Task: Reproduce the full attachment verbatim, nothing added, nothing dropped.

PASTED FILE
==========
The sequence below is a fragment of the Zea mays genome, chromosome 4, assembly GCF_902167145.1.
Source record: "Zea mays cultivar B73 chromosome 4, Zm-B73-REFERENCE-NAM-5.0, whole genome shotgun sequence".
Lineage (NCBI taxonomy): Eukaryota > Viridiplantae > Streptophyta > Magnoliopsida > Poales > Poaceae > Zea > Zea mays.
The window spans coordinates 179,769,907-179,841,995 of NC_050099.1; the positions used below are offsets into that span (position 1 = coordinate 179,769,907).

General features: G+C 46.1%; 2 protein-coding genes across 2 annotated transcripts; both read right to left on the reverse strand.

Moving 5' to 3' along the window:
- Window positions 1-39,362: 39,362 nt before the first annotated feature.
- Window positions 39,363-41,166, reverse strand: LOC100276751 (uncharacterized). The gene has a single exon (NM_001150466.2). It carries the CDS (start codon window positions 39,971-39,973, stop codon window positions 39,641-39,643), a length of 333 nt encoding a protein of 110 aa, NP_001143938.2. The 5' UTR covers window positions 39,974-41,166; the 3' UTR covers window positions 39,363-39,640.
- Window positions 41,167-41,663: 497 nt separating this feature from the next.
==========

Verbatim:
The sequence below is a fragment of the Zea mays genome, chromosome 4, assembly GCF_902167145.1.
Source record: "Zea mays cultivar B73 chromosome 4, Zm-B73-REFERENCE-NAM-5.0, whole genome shotgun sequence".
Lineage (NCBI taxonomy): Eukaryota > Viridiplantae > Streptophyta > Magnoliopsida > Poales > Poaceae > Zea > Zea mays.
The window spans coordinates 179,769,907-179,841,995 of NC_050099.1; the positions used below are offsets into that span (position 1 = coordinate 179,769,907).

General features: G+C 46.1%; 2 protein-coding genes across 2 annotated transcripts; both read right to left on the reverse strand.

Moving 5' to 3' along the window:
- Window positions 1-39,362: 39,362 nt before the first annotated feature.
- Window positions 39,363-41,166, reverse strand: LOC100276751 (uncharacterized). The gene has a single exon (NM_001150466.2). It carries the CDS (start codon window positions 39,971-39,973, stop codon window positions 39,641-39,643), a length of 333 nt encoding a protein of 110 aa, NP_001143938.2. The 5' UTR covers window positions 39,974-41,166; the 3' UTR covers window positions 39,363-39,640.
- Window positions 41,167-41,663: 497 nt separating this feature from the next.